• The Energy Independence and Security Act of 2007 expanded the Renewable Fuel Standard (RFS) program and requires a minimum of one billion gallons of biomass-based diesel each year from 2013-2022, with EPA discretion to set the volume higher.
The U.S. Environmental Protection Agency (EPA) has announced an increase in the biodiesel volume requirement under the Renewable Fuels Standard (RFS2) from 1 billion gallons in 2012 to 1.28 billion gallons in 2013, a move supported and welcomed by the American Soybean Association (ASA).
The Energy Independence and Security Act of 2007 expanded the Renewable Fuel Standard (RFS) program and requires a minimum of one billion gallons of biomass-based diesel each year from 2013-2022, with EPA discretion to set the volume higher.
In a statementsupporting the announcement, ASA pointed out the multiple benefits of the increased RFS volumes including expanding market for soybean farmers, increasing soybean meal supplies to our valued partners in the livestock industry for use as feed, as well as creating jobs, reducing our nation’s dependence on fossil fuels, and providing environmental benefits.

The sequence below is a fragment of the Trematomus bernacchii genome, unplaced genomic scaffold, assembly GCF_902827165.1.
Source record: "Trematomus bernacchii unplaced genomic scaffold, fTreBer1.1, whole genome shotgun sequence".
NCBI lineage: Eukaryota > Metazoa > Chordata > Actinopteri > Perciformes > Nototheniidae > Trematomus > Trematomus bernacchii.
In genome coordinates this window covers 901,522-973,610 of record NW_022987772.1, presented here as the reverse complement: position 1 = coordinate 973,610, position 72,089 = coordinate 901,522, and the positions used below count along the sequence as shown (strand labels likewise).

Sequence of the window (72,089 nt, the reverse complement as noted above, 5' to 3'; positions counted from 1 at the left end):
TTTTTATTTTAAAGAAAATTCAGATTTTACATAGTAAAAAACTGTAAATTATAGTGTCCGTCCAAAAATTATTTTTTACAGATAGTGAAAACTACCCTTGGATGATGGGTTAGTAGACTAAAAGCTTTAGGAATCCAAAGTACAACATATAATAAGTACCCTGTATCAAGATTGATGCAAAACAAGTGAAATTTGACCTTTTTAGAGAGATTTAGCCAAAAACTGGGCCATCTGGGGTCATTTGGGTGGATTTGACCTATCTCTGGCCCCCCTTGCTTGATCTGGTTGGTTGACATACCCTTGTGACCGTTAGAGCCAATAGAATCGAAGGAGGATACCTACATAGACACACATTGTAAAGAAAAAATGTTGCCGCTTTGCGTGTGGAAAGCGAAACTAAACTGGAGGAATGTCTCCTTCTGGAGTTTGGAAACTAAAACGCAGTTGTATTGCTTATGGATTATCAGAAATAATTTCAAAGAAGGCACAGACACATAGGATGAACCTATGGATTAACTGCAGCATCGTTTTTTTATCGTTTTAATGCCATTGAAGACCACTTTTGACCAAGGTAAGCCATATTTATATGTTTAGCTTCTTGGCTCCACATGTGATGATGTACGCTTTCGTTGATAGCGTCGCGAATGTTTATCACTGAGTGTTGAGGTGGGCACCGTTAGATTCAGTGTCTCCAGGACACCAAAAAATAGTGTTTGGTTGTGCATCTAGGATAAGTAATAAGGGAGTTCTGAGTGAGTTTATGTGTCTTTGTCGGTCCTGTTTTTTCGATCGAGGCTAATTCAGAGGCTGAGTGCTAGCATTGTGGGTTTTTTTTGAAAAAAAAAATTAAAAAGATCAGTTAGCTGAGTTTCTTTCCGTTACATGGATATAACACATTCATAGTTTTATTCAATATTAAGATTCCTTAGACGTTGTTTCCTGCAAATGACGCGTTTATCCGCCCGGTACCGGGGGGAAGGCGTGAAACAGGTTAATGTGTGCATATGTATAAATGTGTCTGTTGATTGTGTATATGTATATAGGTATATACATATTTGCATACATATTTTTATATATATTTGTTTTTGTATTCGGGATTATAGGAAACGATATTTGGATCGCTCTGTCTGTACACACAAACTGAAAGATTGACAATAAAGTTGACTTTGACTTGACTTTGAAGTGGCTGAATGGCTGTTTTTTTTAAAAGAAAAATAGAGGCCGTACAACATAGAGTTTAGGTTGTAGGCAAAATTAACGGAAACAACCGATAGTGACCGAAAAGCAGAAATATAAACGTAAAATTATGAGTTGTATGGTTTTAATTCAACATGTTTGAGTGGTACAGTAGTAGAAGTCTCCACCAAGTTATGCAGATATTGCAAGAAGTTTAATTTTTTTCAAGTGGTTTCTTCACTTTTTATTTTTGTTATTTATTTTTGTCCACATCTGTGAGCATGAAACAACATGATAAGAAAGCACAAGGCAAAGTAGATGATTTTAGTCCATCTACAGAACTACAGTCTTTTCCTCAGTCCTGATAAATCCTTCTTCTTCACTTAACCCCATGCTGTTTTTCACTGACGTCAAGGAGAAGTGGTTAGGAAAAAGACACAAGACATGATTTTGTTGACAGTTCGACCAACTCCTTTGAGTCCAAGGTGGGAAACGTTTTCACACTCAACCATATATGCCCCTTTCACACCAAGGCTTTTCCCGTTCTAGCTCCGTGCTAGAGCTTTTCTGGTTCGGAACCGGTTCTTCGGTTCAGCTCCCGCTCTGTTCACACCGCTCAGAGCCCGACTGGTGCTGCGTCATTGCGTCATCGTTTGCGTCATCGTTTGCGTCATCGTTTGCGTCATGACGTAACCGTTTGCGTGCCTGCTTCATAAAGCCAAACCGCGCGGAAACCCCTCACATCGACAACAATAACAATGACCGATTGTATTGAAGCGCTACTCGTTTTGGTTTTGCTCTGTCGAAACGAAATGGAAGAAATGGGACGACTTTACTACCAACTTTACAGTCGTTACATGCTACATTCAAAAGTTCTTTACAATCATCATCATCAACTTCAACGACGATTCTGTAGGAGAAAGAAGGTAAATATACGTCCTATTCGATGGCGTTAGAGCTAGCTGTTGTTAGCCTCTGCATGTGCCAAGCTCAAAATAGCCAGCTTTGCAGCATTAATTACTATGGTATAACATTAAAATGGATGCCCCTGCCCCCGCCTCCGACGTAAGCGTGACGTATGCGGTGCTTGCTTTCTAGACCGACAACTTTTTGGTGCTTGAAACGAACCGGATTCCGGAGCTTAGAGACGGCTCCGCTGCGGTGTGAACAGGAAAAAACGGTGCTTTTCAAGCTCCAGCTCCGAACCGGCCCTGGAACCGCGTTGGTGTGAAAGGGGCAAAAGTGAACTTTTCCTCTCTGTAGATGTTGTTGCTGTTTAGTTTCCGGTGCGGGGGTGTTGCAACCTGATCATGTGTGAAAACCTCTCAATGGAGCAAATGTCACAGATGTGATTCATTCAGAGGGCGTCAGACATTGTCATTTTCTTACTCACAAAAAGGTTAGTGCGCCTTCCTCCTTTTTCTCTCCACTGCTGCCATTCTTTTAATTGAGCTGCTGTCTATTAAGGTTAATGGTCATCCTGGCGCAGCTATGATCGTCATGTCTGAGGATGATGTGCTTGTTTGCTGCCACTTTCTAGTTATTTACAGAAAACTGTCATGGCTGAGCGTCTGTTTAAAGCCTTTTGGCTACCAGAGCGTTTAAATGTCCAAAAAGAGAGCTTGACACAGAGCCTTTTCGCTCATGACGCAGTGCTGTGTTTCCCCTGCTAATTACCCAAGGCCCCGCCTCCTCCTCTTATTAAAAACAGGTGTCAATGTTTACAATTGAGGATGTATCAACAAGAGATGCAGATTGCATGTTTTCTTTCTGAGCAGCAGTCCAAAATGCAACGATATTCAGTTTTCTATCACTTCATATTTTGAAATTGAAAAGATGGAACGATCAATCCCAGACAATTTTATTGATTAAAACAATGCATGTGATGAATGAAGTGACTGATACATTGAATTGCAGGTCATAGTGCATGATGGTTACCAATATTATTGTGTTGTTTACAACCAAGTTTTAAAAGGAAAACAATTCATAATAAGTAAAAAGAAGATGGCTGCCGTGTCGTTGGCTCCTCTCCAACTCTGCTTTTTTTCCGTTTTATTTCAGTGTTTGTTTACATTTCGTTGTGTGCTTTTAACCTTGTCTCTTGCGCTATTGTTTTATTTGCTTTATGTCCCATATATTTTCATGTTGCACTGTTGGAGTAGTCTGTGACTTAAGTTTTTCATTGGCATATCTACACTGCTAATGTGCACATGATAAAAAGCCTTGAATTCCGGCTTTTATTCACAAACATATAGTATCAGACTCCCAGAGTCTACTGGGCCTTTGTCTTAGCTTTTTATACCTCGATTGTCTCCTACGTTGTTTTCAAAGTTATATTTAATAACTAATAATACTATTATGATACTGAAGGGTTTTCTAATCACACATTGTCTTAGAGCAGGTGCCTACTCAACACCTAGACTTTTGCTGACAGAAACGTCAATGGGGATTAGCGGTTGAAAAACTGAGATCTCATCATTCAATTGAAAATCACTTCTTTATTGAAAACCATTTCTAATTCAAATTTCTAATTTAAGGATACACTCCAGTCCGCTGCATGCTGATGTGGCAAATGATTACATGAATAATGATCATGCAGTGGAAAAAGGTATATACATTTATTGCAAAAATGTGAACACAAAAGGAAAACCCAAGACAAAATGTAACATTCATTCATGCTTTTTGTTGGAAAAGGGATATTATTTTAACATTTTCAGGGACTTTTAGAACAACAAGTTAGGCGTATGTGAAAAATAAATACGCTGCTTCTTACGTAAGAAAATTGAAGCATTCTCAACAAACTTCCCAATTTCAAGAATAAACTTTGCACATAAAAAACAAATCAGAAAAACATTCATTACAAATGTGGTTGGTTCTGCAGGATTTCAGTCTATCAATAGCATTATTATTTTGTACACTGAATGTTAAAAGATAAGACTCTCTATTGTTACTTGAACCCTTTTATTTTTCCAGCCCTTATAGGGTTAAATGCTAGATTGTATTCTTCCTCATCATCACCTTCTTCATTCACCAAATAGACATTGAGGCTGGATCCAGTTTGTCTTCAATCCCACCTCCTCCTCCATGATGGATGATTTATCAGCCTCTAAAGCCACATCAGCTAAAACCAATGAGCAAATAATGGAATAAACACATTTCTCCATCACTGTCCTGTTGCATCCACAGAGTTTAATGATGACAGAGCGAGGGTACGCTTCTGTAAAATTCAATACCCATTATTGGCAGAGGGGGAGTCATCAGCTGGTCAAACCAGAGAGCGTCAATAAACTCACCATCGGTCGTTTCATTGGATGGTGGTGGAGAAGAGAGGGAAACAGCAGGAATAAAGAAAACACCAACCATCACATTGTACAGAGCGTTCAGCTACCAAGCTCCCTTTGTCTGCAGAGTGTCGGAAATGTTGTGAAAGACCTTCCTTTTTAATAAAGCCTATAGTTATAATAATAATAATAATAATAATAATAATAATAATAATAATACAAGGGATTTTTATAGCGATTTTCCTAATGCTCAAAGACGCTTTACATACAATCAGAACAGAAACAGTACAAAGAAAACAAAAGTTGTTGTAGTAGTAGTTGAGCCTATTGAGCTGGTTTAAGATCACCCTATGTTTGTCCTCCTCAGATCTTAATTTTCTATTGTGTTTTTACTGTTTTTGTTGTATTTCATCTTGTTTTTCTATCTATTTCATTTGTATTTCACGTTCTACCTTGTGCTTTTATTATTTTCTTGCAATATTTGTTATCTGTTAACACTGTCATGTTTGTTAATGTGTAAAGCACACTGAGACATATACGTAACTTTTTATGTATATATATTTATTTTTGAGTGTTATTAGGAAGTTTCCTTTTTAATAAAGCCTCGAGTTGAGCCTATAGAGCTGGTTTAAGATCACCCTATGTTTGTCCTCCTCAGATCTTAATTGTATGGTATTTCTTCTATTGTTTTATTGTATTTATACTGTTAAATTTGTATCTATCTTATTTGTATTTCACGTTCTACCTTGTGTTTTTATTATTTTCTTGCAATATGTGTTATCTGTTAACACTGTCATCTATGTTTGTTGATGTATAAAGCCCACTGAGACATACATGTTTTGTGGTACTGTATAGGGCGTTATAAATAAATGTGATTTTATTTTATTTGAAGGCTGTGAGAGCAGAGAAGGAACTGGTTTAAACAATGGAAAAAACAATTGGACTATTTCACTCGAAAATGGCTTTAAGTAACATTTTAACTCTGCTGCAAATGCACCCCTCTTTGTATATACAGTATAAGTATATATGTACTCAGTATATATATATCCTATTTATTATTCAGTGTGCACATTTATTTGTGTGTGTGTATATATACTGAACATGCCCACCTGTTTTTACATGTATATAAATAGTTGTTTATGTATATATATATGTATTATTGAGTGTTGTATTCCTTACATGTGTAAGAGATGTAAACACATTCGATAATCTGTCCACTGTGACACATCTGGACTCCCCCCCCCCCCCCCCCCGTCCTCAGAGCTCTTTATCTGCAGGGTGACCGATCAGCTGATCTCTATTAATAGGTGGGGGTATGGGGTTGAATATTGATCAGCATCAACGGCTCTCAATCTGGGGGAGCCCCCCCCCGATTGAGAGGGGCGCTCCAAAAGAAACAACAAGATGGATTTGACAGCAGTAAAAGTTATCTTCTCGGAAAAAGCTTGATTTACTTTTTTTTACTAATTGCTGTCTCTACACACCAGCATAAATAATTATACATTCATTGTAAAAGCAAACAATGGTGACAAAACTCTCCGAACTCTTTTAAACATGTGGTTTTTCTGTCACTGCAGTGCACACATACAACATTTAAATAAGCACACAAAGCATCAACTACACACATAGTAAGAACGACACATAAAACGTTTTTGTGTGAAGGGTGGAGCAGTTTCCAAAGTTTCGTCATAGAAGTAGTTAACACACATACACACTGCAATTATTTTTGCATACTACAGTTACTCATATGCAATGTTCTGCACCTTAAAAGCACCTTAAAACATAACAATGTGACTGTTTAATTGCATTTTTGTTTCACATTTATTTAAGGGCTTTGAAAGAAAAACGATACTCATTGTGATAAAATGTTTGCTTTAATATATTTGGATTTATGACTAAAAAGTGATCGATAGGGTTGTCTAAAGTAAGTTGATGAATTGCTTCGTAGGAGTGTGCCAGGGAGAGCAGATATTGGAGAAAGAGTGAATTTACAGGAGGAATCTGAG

ASA highlighted several benefits from biodiesel production that help U.S. livestock producers. Soybean-based biodiesel actually has a positive impact on U.S. soybean meal supplies as processing biodiesel from soybeans uses only the oil portion of the soybean, which is about 18-20 percent of the soybean, leaving the remaining 80-82 percent available as protein to nourish both livestock and humans.
By increasing the market for soybean oil in the U.S. and domestic oilseed processing, we increase the availability of protein-rich meal for human and livestock consumption. The increased meal supply results in a more cost-effective food and feed source.
In addition to soybean oil, biodiesel is made from a wide range of sources, including other agricultural oils such as canola, recycled cooking oil, and animal fats, enabling the majority of biodiesel producers to alternate feedstocks if prices increase or supplies decrease.